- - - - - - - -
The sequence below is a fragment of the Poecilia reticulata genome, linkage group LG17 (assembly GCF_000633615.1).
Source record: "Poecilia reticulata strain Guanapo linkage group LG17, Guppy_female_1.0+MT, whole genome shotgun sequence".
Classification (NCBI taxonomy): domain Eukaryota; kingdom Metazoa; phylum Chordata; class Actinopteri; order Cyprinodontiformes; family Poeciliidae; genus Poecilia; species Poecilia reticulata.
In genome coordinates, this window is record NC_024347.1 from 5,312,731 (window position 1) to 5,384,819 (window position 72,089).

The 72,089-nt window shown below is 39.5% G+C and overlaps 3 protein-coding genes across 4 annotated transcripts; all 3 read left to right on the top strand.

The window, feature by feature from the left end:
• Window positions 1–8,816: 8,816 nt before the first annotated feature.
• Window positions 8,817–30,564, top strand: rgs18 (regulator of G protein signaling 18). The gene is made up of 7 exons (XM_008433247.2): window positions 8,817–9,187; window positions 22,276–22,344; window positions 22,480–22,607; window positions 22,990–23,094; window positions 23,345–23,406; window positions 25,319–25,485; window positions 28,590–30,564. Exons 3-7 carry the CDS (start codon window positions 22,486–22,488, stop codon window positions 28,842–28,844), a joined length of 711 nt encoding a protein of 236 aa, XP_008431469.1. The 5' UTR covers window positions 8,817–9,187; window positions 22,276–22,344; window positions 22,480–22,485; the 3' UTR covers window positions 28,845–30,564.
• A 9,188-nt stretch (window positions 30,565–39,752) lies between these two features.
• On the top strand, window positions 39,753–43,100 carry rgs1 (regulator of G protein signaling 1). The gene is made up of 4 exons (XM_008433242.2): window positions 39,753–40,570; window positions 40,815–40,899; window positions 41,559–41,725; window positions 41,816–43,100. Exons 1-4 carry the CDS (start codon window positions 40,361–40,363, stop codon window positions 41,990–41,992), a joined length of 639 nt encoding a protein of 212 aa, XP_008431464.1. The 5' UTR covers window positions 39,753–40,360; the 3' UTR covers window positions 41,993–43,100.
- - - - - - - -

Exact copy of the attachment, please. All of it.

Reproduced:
The sequence below is a fragment of the Poecilia reticulata genome, linkage group LG17 (assembly GCF_000633615.1).
Source record: "Poecilia reticulata strain Guanapo linkage group LG17, Guppy_female_1.0+MT, whole genome shotgun sequence".
Classification (NCBI taxonomy): domain Eukaryota; kingdom Metazoa; phylum Chordata; class Actinopteri; order Cyprinodontiformes; family Poeciliidae; genus Poecilia; species Poecilia reticulata.
In genome coordinates, this window is record NC_024347.1 from 5,312,731 (window position 1) to 5,384,819 (window position 72,089).

The 72,089-nt window shown below is 39.5% G+C and overlaps 3 protein-coding genes across 4 annotated transcripts; all 3 read left to right on the top strand.

The window, feature by feature from the left end:
• Window positions 1–8,816: 8,816 nt before the first annotated feature.
• Window positions 8,817–30,564, top strand: rgs18 (regulator of G protein signaling 18). The gene is made up of 7 exons (XM_008433247.2): window positions 8,817–9,187; window positions 22,276–22,344; window positions 22,480–22,607; window positions 22,990–23,094; window positions 23,345–23,406; window positions 25,319–25,485; window positions 28,590–30,564. Exons 3-7 carry the CDS (start codon window positions 22,486–22,488, stop codon window positions 28,842–28,844), a joined length of 711 nt encoding a protein of 236 aa, XP_008431469.1. The 5' UTR covers window positions 8,817–9,187; window positions 22,276–22,344; window positions 22,480–22,485; the 3' UTR covers window positions 28,845–30,564.
• A 9,188-nt stretch (window positions 30,565–39,752) lies between these two features.
• On the top strand, window positions 39,753–43,100 carry rgs1 (regulator of G protein signaling 1). The gene is made up of 4 exons (XM_008433242.2): window positions 39,753–40,570; window positions 40,815–40,899; window positions 41,559–41,725; window positions 41,816–43,100. Exons 1-4 carry the CDS (start codon window positions 40,361–40,363, stop codon window positions 41,990–41,992), a joined length of 639 nt encoding a protein of 212 aa, XP_008431464.1. The 5' UTR covers window positions 39,753–40,360; the 3' UTR covers window positions 41,993–43,100.